Home  18.013A  Chapter 32  Section 32.6 


Prove that $M$ is symmetric if and only if ${A}^{T}MA$ is symmetric.
We can prove this statement by induction, as follows.
It is trivial for 1 by 1 matrices, and so we assume it true for all $n$ by $n$ matrices, and suppose $M$ is $n+1$ by $n+1$ .
If $M$ has any real eigenvalue $z$ and an eigenvector corresponding to it, we can find an eigenvector for it and use that eigenvector, suitably normalized, as the first basis vector in the new basis, with all the other basis vectors arbitrarily chosen to be normal to it.
Now consider what the matrix ${A}^{T}MA$ will look like when we have done this.
The first column of $A$ will be this eigenvector, $M$ will multiply this vector by $z$ and ${A}^{T}$ will take it back to the vector whose first component is $z$ and the rest are 0. Thus the first column of ${A}^{T}MA$ will have only its first entry nonzero, and by symmetry the same thing is true of its first row.
We now invoke the induction hypothesis to deduce that the rest of the matrix after removing the first row and column can be diagonalized, (there are $n$ other eigenvectors for it all having 0 first components) which handles the whole thing.
So all that needs proving is that $M$ has an eigenvalue and eigenvector.
Now if $M$ has a real eigenvalue, so that the equation $\mathrm{det}(MxI)=0$ has a real root, $x=r$ , then there must be a non trivial vector $\stackrel{\u27f6}{v}$ such that $(MrI)\stackrel{\u27f6}{v}=\stackrel{\u27f6}{0}$ , and we will have an eigenvector.
We need only prove then that this characteristic equation has a real root for any symmetric matrix $M$ .
We know that $\mathrm{det}(MxI)$ is a polynomial in $x$ of degree $n$ , which goes to both plus and minus infinity for $x$ very large positive or negative when $n$ is odd.
Since all polynomials are continuous, it must pass through 0 and have a real root somewhere for $n$ odd.
When $n$ is even, this polynomial approaches positive infinity for large $x$ of either sign.
We need only show that it is nonpositive somewhere, to show that there is a real root to the characteristic equation, again by continuity of the determinant polynomial.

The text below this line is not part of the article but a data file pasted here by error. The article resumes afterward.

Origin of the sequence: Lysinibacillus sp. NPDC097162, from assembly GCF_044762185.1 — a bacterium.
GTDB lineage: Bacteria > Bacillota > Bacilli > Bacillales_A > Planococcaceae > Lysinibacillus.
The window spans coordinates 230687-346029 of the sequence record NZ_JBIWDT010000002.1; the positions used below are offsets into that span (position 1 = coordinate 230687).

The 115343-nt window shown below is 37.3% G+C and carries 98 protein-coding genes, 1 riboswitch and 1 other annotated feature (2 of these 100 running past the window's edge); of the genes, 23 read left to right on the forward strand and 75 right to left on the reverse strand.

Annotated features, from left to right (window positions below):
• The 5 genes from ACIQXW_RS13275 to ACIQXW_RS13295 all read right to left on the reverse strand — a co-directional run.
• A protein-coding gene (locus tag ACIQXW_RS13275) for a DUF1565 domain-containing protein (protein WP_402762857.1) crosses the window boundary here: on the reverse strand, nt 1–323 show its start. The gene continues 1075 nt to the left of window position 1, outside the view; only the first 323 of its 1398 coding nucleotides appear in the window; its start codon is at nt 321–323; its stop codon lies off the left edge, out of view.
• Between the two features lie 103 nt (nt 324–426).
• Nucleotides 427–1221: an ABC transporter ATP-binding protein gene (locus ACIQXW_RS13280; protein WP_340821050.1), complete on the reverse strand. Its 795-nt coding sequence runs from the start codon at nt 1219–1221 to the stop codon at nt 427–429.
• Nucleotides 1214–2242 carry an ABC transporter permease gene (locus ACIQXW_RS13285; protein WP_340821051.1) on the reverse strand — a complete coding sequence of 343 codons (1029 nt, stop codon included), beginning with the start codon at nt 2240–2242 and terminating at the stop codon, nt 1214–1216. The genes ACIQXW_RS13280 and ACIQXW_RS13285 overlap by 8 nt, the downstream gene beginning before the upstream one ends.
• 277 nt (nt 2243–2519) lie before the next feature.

We can find a nonpositive value for $\mathrm{det}(MxI)$ most conveniently by using the induction hypothesis to find a basis of eigenvectors of the first $n$ rows and columns of $M$ (which form an $n$ by $n$ symmetric matrix and by the induction hypothesis it has a real basis of eigenvectors.)
If we use this basis on the entire matrix $M$ then the only nonzero off diagonal elements will occur in the last row and last column.
With $M$ in this form our conclusion can be deduced from the following observations.
When $M$ has the form just described, the only terms that contribute to $\mathrm{det}(MxI)$ are either the product of all of $MxI$ 's diagonal elements, or the product of $n1$ of its first $n$ diagonal elements multiplied by a nonpositive number. (minus the square of the off diagonal element ${M}_{jn1}$ where $j$ is the missing diagonal element)
Exercise: prove this last claim to your satisfaction.
If we let $x$ be the smallest of the first $n1$ diagonal elements of $M$ , then the only nonvanishing terms in $\mathrm{det}(MxI)$ will be negative, so that the characteristic polynomial evaluated at that argument cannot be positive, and the characteristic equation must therefore have a real root by continuity.

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